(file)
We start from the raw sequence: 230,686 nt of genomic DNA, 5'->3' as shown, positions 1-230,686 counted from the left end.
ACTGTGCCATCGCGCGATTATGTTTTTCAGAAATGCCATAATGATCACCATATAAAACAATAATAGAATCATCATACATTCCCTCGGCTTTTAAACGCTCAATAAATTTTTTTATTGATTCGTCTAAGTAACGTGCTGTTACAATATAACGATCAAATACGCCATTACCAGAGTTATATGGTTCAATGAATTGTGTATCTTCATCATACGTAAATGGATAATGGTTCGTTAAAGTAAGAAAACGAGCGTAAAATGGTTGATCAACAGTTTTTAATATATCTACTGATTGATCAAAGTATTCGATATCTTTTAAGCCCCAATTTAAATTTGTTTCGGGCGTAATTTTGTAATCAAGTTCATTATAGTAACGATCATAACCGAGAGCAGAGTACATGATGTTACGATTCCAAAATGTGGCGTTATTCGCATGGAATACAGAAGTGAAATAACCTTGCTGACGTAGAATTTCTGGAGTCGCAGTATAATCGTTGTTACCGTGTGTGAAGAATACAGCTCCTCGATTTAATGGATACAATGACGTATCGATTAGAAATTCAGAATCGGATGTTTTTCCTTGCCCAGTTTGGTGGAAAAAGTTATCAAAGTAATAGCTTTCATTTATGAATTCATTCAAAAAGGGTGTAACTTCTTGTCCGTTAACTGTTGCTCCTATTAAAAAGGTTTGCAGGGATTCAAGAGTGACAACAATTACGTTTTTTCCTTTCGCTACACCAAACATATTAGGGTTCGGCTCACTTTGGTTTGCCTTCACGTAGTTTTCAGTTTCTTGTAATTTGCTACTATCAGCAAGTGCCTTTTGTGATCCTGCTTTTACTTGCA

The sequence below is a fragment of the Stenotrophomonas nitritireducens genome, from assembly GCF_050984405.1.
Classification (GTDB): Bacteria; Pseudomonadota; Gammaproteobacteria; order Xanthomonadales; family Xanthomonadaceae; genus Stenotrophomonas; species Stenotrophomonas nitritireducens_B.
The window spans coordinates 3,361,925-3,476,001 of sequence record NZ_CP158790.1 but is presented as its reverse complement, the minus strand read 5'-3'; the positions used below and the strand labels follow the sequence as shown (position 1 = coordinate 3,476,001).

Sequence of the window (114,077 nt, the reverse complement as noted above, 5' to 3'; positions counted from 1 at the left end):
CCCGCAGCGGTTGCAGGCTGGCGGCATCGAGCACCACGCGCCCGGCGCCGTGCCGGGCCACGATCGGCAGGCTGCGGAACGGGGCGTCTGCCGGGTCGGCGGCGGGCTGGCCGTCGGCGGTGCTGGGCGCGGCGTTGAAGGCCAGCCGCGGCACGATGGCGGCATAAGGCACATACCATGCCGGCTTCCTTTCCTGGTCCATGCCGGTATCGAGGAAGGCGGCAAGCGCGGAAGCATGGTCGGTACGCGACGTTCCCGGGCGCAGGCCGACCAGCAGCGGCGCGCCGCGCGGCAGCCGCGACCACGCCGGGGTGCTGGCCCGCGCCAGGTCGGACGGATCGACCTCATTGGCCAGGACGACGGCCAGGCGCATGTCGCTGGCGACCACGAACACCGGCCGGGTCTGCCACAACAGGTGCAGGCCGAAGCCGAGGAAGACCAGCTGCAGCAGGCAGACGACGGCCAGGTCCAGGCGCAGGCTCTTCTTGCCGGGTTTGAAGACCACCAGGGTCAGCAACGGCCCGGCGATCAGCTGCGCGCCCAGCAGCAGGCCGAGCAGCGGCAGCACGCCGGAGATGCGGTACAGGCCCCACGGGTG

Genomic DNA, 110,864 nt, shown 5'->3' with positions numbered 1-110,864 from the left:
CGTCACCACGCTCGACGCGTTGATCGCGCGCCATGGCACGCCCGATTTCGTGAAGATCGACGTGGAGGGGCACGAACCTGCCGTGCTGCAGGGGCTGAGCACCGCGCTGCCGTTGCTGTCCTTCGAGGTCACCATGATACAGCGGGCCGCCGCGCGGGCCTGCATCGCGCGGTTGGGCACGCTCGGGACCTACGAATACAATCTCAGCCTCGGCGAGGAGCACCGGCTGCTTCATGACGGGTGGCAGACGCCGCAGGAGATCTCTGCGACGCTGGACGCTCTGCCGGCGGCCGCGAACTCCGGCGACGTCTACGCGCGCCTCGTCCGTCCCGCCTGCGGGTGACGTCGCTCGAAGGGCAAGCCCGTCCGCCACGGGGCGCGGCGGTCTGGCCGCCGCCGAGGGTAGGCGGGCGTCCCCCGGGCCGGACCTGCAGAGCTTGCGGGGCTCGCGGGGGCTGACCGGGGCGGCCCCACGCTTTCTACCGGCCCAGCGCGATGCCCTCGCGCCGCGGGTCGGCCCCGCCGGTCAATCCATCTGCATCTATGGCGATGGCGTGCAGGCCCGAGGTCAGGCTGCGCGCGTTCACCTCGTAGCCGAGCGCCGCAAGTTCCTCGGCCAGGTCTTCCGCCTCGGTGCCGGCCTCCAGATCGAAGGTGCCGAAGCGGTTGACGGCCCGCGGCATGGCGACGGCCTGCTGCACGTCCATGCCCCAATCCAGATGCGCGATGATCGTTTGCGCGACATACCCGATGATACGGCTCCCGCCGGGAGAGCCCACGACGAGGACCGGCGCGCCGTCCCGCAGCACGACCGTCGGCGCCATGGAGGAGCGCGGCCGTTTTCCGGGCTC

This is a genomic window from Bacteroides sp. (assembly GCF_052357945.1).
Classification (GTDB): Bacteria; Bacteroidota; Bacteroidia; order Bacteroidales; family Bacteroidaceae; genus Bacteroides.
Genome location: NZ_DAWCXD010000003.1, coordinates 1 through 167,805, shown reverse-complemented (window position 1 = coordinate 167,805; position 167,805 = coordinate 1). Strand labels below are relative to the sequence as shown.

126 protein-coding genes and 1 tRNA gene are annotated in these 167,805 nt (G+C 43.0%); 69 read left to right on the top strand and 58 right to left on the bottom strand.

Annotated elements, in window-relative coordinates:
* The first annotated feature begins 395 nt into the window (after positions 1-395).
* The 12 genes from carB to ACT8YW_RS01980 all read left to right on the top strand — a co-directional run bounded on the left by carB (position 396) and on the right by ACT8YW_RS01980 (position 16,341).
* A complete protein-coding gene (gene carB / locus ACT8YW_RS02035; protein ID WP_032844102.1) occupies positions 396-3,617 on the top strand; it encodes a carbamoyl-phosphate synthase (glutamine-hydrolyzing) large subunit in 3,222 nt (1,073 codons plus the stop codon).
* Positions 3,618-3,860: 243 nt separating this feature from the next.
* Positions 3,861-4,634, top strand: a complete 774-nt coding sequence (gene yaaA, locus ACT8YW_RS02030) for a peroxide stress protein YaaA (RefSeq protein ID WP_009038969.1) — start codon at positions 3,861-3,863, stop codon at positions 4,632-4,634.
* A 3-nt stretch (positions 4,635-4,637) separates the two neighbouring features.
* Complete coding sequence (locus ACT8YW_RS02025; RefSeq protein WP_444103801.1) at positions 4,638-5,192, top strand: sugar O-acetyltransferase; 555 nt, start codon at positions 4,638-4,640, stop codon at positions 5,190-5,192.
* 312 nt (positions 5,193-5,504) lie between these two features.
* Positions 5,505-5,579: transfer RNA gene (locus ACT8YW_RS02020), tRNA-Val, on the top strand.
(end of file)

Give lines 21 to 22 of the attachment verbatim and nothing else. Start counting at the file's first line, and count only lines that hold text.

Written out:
* Complete coding sequence (locus ACT8YW_RS02025; RefSeq protein WP_444103801.1) at positions 4,638-5,192, top strand: sugar O-acetyltransferase; 555 nt, start codon at positions 4,638-4,640, stop codon at positions 5,190-5,192.
* 312 nt (positions 5,193-5,504) lie between these two features.